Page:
March 04, 2014
Members of Congress and the Obama administration have consistently placed the blame for the violence stemming from protests on the Venezuelan government, while overlooking or ignoring violent incidents by opposition protesters, including the decapitation of motorcycle riders, the burning of government buildings and metro stations, attacks against state media companies, and the killing of individuals seeking to dismantle barricades, including a National Guard officer. Officials have referred instead to “systematic” human rights abuses and government repression, without citing evidence.
Based on these assertions, momentum is building to implement sanctions on members of the Venezuelan government. U.S. Rep. Debbie Wasserman Schultz (D-FL) told the press on Monday that, “There should be sanctions on individuals. … The administration is looking at those.” Wasserman Schultz, the Democratic National Committee chairwoman, cited a “high-level” State Department official that she had recently spoken to.
That the administration is considering sanctions comes on the heels of demands from members of congress that the Obama administration go further in its application of pressure on the Venezuelan government. After introducing legislation “supporting the people of Venezuela as they protest peacefully for democracy,” Rep. Ileana Ros-Lehtinen (R-FL) stated that:
“But this resolution can only be the first step to hold Maduro and his fellow regime thugs accountable for their violent response and their abuses of the Venezuelan people’s liberties and human rights. I have already begun circulating a letter amongst my colleagues in the House, addressed to President Obama, asking him to take immediate actions against Maduro and other Venezuelan officials who are responsible for violations of their people’s human rights. We are calling for the President to enact immediate sanctions against these officials, under authorities granted to him under the International Emergency Economic Powers Act (IEEPA), including denying them visas to enter the United States, blocking their property and freezing their assets in the U.S., as well as prohibiting them from making any financial transactions in the U.S.”
Ros-Lehtinen also plans to introduce a bill that would require the administration to take these steps. The moves from the House of Representatives have been echoed in the Senate, where the Senate Foreign Relations Committee Chairman Bob Menendez (D-NJ) and U.S. Senators Marco Rubio (R-FL), Dick Durbin (D-IL) and Ted Cruz (R-TX) have introduced a resolution calling for sanctions. Menendez stated:
“Now is the time to pursue a course of targeted sanctions by denying and revoking visas, and freezing the assets of Venezuelan officials complicit in the deaths of peaceful protestors. Human rights violators should be held accountable for the crimes they committed and their presence should not be welcome in our nation. Venezuelans today are denied basic rights, freedoms, and the ability to peacefully protest the dire economic circumstances caused by President Maduro and his government. We stand with the Venezuelan people and the brave opposition leaders in their pursuit to build a more hopeful Venezuela that embraces a bright future while discarding a failed past.”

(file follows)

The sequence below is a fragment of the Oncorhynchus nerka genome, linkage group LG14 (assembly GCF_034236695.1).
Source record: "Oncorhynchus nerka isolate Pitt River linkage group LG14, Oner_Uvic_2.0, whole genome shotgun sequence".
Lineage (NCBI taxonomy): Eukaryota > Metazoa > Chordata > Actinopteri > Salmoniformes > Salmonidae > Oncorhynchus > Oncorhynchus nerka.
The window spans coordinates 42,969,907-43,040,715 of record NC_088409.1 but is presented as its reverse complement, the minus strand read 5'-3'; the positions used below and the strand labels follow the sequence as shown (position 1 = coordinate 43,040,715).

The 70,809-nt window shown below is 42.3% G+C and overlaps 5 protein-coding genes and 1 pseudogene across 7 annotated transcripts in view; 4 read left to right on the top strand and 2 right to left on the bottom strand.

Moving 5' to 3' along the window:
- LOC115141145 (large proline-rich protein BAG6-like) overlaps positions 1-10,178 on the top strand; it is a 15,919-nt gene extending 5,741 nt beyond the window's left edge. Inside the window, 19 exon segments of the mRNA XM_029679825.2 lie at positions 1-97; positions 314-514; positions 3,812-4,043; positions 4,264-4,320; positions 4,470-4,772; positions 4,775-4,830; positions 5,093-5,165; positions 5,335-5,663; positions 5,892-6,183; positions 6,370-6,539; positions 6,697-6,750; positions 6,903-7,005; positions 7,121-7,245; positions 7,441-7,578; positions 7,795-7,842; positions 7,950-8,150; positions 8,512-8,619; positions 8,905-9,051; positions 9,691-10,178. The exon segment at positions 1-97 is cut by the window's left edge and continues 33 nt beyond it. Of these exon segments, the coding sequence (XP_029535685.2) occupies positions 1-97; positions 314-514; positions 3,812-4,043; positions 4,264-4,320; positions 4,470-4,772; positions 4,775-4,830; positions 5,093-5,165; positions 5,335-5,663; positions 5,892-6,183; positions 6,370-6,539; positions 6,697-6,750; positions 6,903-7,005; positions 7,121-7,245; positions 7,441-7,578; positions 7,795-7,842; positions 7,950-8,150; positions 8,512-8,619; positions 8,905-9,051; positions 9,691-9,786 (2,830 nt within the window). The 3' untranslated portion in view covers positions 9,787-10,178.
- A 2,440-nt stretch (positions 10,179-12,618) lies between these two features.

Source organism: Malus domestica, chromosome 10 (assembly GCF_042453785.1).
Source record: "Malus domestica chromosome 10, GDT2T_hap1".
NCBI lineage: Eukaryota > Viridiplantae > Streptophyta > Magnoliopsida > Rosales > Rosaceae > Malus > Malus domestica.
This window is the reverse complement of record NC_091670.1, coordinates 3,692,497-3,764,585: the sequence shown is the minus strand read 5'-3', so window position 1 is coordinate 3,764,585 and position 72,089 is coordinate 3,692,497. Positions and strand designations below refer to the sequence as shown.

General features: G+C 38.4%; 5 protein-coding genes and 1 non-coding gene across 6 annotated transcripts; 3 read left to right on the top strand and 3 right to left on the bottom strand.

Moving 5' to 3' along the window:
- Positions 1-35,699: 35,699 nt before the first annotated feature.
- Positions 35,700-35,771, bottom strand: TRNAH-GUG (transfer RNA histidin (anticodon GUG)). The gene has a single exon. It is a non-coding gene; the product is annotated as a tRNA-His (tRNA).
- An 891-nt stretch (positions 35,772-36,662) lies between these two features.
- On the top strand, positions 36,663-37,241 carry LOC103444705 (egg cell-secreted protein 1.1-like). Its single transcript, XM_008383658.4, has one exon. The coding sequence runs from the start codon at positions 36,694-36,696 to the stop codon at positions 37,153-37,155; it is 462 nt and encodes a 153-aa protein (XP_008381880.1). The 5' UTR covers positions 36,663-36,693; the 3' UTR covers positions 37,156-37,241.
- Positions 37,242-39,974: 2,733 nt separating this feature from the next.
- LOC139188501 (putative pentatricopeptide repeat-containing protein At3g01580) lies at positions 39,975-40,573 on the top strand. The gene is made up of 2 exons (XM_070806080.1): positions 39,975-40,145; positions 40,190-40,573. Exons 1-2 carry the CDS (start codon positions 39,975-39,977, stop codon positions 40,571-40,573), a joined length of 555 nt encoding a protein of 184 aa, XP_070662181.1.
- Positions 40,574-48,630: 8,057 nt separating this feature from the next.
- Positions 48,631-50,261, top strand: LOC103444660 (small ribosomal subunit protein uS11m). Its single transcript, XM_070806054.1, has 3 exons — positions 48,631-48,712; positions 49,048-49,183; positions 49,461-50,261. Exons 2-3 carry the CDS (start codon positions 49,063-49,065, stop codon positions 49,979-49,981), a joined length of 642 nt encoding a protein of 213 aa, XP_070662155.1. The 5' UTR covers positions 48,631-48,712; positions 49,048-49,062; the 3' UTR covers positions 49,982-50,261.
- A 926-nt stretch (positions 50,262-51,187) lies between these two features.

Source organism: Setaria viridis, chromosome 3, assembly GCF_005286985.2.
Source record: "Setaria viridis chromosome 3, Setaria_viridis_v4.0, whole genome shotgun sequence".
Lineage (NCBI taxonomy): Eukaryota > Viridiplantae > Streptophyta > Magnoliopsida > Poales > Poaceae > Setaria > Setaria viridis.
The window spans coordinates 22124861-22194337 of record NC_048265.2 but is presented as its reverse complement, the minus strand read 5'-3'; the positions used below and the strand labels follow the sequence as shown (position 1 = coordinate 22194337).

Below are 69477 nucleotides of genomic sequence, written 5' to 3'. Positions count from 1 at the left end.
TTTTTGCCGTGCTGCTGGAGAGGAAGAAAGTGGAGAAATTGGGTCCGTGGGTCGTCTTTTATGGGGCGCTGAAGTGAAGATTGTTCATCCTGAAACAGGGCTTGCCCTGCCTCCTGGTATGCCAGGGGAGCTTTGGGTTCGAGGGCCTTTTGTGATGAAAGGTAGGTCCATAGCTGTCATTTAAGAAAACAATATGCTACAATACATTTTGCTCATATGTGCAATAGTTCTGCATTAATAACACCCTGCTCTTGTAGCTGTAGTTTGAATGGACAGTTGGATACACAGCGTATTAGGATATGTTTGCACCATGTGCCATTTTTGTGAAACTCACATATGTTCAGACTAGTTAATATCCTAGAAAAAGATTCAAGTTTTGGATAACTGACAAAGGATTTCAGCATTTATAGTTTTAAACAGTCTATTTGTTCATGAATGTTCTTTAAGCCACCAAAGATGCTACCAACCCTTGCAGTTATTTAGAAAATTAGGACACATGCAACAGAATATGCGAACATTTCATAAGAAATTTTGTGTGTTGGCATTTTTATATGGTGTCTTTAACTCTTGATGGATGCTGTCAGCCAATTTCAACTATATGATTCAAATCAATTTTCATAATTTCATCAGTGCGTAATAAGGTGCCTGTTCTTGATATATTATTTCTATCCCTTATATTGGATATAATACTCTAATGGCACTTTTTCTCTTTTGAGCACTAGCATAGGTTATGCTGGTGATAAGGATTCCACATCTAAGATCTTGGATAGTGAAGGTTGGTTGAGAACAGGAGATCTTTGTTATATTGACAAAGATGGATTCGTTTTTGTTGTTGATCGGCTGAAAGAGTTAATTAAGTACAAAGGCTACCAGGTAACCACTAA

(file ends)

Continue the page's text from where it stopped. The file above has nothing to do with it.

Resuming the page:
Marco Rubio even made the case for sanctions on NBC News’ “Meet The Press,” telling host David Gregory that, “I would like to see specific U.S. sanctions against individuals in the Maduro government that are systematically participating in the violation of human rights and anti-democratic actions.” Florida Governor Rick Scott has also called for sanctions. Although neither the House nor the Senate have passed these resolutions calling for sanctions, Secretary of State John Kerry told reporters last week that, “with respect to Venezuela, Congress has urged sanctions.”
The call for sanctions has also been trumpeted by the press, with Miami Herald columnist Andres Oppenheimer saying that if Venezuela does not respond to “international diplomatic pressures,” then the Congress “should revoke the U.S. visas of Venezuelan government and military leaders.” Further, Otto Reich, the former U.S. Ambassador to Venezuela and Assistant Secretary of State for Western Hemisphere Affairs at the time of the U.S.-backed coup of 2002, wrote an opinion piece for the National Review titled “It’s Time for Sanctions in Venezuela.”
None of the members of congress nor any of the resolutions mention the fact that of the 18 tragic deaths in Venezuela since the protests began, many were not protestors, but individuals removing barricades and motorcyclists killed by wires strung across streets, or by crashing into barricades. In one case, a member of the Venezuelan National Guard was shot and killed. The Senate resolution makes no call for both sides to refrain from violence nor does it condemn the violent actions of some from the protest movement, however it does deplore “the use of excessive and unlawful force against peaceful demonstrators in Venezuela and the inexcusable use of violence…to intimidate the country’s political opposition.”
While, undoubtedly, excessive force has been used by members of the Venezuelan security forces, over 10 individuals have been arrested for these actions and further investigations are under way. According to the Attorney General (AG) of Venezuela, there are currently 27 investigations into violations of human rights. The AG, Luisa Ortega Diaz, stated that her office “will not tolerate violations of human rights under any circumstance and that any official turns out to be responsible will be sanctioned as established by the laws of Venezuela.” Far from censoring information or trying to hide the extent of the arrests or of those killed in the last few weeks, Diaz has provided regular updates to the press and has kept the public informed about the status of investigations.